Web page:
A grandmother from a village in Myanmar’s volatile Rakhine state has filed a rape complaint against three Myanmar Army soldiers she accused of assaulting her last month, people assisting her with the charges said.
The 36-year-old mother of four children woman told police that she was repeatedly raped at gunpoint by the soldiers during an army sweep of U Gar village in Rathedaung township on June 30, they told RFA.
The soldiers had found her and several relatives hiding in a bomb shelter in their home as they searched for rebel Arakan Army (AA) troops in a campaign that displaced 20,000 people.
The woman, whose name RFA has withheld to protect her safety and privacy, filed charges at the police station in Rakhine’s capital Sittwe on Friday.
The police accepted the complaint and opened cases on charges of rape, abduction with the intent to rape, and abetting a rape offense, those assisting her said.
“I filed these charges because I want justice,” she said. “I have given my testimony of what happened at the police station.”
“I still have many concerns about my security and the security of my family because of what happened. It was very traumatic,” she added, speaking to reporters in Sittwe.
Mya Thuzar, an attorney the Legal Clinic Myanmar’s Sittwe office who is assisting the woman with her case, said police registered her compliant and questioned her on July 10. The following day, they questioned her daughter, who was spared from assault by the same men because she had given birth six days earlier.
“The victim wants justice and proper punishments for the assault, so we are mainly providing legal aid in filing the charges, she said. “We will do our best to help her get justice.”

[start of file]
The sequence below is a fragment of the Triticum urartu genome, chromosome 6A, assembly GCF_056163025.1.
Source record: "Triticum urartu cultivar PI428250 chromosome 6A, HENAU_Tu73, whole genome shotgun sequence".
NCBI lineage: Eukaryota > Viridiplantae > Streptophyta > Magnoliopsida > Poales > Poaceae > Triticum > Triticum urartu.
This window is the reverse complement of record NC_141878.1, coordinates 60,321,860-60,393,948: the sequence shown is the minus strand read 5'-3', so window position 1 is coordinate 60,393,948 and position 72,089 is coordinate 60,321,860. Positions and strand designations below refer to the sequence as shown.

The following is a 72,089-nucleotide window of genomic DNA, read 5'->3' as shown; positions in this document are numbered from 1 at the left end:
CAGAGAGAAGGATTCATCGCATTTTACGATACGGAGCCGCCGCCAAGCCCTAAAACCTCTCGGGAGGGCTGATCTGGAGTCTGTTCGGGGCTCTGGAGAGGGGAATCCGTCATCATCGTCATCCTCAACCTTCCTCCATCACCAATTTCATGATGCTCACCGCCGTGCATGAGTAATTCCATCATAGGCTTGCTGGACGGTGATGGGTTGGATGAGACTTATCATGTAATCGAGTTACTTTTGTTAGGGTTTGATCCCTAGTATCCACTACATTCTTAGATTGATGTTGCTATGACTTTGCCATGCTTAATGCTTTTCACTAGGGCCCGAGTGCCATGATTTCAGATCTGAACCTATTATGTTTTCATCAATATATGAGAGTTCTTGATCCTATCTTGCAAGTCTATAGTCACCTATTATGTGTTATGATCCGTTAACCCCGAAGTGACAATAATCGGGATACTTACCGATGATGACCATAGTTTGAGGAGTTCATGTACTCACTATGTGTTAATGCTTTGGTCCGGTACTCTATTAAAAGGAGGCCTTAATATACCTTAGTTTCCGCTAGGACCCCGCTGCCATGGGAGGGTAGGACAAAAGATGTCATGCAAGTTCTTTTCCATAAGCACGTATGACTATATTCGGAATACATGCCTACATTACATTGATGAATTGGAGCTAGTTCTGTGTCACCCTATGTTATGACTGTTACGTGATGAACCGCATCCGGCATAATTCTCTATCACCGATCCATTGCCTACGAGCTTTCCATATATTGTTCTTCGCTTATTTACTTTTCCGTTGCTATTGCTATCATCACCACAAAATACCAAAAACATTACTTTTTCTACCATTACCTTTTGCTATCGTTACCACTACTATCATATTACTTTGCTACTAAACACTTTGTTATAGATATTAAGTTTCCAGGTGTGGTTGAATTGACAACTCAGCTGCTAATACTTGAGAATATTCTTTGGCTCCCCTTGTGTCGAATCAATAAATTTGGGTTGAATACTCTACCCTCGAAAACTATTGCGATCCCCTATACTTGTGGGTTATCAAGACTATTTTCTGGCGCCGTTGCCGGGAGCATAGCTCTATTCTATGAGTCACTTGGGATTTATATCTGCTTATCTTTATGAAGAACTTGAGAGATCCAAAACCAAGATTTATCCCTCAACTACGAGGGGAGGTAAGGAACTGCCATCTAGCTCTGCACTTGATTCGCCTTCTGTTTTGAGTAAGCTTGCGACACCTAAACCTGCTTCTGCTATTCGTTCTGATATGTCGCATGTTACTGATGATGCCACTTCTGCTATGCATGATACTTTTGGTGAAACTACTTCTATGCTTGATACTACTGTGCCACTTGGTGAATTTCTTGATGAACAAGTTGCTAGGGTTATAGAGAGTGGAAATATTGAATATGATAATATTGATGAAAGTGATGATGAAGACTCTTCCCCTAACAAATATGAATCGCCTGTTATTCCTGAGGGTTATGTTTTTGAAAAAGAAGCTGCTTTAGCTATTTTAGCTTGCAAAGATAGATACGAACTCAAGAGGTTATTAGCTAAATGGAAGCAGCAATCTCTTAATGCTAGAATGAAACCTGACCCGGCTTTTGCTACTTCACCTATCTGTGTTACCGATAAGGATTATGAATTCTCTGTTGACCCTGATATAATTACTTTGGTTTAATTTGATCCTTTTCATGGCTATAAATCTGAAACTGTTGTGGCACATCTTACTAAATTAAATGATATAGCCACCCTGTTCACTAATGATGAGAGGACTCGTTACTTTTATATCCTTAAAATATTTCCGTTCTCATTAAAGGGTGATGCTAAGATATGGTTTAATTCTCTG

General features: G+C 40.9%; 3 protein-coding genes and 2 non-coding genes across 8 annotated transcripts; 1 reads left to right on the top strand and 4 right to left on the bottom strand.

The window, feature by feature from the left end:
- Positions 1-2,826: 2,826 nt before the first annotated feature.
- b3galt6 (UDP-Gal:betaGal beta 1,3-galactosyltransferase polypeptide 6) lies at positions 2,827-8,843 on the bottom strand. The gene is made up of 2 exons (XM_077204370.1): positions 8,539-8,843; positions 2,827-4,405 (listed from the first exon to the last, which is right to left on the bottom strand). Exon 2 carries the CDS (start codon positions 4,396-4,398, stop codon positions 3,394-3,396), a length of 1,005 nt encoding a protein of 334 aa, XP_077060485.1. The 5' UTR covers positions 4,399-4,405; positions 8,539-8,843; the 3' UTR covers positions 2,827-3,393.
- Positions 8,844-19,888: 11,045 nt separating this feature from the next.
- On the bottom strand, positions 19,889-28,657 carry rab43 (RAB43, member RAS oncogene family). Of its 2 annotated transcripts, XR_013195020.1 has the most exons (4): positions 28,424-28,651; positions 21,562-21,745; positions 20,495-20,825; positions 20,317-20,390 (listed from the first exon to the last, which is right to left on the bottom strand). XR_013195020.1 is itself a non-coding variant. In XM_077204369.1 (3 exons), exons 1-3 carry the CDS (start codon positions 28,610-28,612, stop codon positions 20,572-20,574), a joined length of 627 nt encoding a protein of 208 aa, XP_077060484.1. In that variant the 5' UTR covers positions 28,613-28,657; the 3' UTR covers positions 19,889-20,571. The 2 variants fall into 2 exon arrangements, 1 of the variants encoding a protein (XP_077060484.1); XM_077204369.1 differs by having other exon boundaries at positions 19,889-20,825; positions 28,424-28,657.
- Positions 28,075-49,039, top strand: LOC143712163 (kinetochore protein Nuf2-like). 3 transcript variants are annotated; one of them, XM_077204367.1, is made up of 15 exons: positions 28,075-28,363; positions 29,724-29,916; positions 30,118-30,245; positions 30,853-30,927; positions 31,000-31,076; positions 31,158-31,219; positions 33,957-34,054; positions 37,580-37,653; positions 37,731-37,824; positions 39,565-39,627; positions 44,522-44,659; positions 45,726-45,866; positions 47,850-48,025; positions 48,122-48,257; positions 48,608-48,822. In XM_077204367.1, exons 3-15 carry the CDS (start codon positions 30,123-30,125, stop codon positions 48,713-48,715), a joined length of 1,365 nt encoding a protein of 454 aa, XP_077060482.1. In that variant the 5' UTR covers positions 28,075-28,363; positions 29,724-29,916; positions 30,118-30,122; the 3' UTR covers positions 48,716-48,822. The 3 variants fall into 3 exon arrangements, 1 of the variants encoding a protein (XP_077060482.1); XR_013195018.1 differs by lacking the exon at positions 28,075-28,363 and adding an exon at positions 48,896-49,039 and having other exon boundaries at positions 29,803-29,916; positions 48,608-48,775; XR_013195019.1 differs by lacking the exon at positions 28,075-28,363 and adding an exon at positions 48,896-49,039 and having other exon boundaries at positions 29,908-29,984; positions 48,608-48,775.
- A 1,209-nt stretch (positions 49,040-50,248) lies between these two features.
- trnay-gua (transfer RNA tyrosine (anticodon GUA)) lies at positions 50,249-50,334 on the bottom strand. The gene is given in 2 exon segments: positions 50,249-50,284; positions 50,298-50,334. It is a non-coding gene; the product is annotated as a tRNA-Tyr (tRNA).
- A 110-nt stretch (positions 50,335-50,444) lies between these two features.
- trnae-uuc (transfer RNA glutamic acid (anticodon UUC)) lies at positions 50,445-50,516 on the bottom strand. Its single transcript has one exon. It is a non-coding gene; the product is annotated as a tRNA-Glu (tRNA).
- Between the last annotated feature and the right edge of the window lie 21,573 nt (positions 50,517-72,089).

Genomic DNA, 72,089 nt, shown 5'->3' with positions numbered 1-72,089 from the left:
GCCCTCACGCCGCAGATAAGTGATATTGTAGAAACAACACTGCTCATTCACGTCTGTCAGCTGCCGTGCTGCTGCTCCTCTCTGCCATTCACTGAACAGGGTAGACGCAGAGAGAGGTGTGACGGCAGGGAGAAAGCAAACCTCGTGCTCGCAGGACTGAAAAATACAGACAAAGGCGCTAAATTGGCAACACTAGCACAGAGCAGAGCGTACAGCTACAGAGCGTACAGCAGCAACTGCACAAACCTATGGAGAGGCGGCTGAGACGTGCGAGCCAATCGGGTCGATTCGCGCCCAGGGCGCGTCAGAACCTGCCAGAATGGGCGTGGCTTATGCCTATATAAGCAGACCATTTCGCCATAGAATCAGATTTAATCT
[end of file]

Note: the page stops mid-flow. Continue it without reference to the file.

The woman told police that four Myanmar soldiers entered the housing compound and instructed her to come out of the bomb shelter alone so they could check her ID card.
The three of them who then assaulted her wore uniforms with insignias on their sleeves indicating that they were from Army Division No. 22.
The Myanmar military has rejected the accusation as a fabrication intended to tarnish its reputation.
Military spokesman Brigadier General Zaw Min Tun told RFA in an earlier report that the army investigated the incident and found evidence that the accusation was false.
Support from women’s rights groups
Nyo Aye, chairwoman of Rakhine Women’s Network, a civil society group, said all women’s rights activists in Sittwe support the woman in her quest for justice.
“Women’s rights organizations are all helping the victim to boost her confidence,” she said. “We are all devoted and working together to bring this case to the court and see justice delivered for the victim.”
Nyo Aye added that the woman and her relatives feel stigmatized that she has been labeled a rape victim and by the fact that they are going up against the military.
RFA could not reach officials at the Sittwe Township Police Station for comment.
A local police officer who requested anonymity because he is not authorized to discuss the matter said the case will be transferred to Rathedaung township police since the alleged crime occurred there.
Myanmar troop movements in Rathedaung township forced tens of thousands of civilians to flee their homes in late June and early July following reports of clearance operations against soldiers of the AA, which is fighting for more autonomy for ethnic Rakhines in the state.
The fighting in northern Rakhine and in Paletwa township of adjacent Chin state has killed 266 civilians and injured 576 others between December 2018 and June 29 of this year, according to figures compiled by RFA’s Myanmar Service. Rights groups say as many as 200,000 people have been displaced by the fighting.
Source: Radio Free Asia